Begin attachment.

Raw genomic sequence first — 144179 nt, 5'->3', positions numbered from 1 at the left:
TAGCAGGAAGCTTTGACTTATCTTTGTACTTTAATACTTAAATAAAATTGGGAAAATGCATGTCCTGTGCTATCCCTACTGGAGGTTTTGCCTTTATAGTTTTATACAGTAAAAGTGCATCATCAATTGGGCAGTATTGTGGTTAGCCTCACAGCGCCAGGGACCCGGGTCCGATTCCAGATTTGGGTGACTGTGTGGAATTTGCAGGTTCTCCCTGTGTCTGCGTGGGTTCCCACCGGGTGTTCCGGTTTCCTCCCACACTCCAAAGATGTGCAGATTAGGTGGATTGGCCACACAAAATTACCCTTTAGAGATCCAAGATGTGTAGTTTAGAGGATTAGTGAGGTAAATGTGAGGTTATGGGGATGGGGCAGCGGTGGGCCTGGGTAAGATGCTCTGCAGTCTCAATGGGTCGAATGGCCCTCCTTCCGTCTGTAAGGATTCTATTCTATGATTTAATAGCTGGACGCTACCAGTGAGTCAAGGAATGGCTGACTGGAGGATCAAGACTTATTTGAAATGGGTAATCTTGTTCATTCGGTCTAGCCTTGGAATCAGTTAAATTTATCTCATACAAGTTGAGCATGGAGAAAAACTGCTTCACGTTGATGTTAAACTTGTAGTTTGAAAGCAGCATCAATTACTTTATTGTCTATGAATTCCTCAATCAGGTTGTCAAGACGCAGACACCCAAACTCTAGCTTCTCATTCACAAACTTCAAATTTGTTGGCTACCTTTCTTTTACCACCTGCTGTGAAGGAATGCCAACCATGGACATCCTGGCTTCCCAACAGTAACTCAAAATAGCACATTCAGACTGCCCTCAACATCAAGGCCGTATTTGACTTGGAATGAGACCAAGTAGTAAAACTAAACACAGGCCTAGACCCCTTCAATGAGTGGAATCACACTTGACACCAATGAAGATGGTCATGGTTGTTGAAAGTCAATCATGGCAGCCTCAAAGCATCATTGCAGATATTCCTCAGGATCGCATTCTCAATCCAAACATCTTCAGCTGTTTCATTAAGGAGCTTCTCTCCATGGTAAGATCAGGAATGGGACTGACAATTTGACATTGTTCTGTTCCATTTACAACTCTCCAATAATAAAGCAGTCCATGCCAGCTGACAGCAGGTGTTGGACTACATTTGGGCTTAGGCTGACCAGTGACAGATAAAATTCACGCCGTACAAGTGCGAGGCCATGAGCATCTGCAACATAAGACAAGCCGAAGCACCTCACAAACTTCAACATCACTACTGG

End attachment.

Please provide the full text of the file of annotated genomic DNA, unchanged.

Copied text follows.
Raw genomic sequence first — 144179 nt, 5'->3', positions numbered from 1 at the left:
TAGCAGGAAGCTTTGACTTATCTTTGTACTTTAATACTTAAATAAAATTGGGAAAATGCATGTCCTGTGCTATCCCTACTGGAGGTTTTGCCTTTATAGTTTTATACAGTAAAAGTGCATCATCAATTGGGCAGTATTGTGGTTAGCCTCACAGCGCCAGGGACCCGGGTCCGATTCCAGATTTGGGTGACTGTGTGGAATTTGCAGGTTCTCCCTGTGTCTGCGTGGGTTCCCACCGGGTGTTCCGGTTTCCTCCCACACTCCAAAGATGTGCAGATTAGGTGGATTGGCCACACAAAATTACCCTTTAGAGATCCAAGATGTGTAGTTTAGAGGATTAGTGAGGTAAATGTGAGGTTATGGGGATGGGGCAGCGGTGGGCCTGGGTAAGATGCTCTGCAGTCTCAATGGGTCGAATGGCCCTCCTTCCGTCTGTAAGGATTCTATTCTATGATTTAATAGCTGGACGCTACCAGTGAGTCAAGGAATGGCTGACTGGAGGATCAAGACTTATTTGAAATGGGTAATCTTGTTCATTCGGTCTAGCCTTGGAATCAGTTAAATTTATCTCATACAAGTTGAGCATGGAGAAAAACTGCTTCACGTTGATGTTAAACTTGTAGTTTGAAAGCAGCATCAATTACTTTATTGTCTATGAATTCCTCAATCAGGTTGTCAAGACGCAGACACCCAAACTCTAGCTTCTCATTCACAAACTTCAAATTTGTTGGCTACCTTTCTTTTACCACCTGCTGTGAAGGAATGCCAACCATGGACATCCTGGCTTCCCAACAGTAACTCAAAATAGCACATTCAGACTGCCCTCAACATCAAGGCCGTATTTGACTTGGAATGAGACCAAGTAGTAAAACTAAACACAGGCCTAGACCCCTTCAATGAGTGGAATCACACTTGACACCAATGAAGATGGTCATGGTTGTTGAAAGTCAATCATGGCAGCCTCAAAGCATCATTGCAGATATTCCTCAGGATCGCATTCTCAATCCAAACATCTTCAGCTGTTTCATTAAGGAGCTTCTCTCCATGGTAAGATCAGGAATGGGACTGACAATTTGACATTGTTCTGTTCCATTTACAACTCTCCAATAATAAAGCAGTCCATGCCAGCTGACAGCAGGTGTTGGACTACATTTGGGCTTAGGCTGACCAGTGACAGATAAAATTCACGCCGTACAAGTGCGAGGCCATGAGCATCTGCAACATAAGACAAGCCGAAGCACCTCACAAACTTCAACATCACTACTGG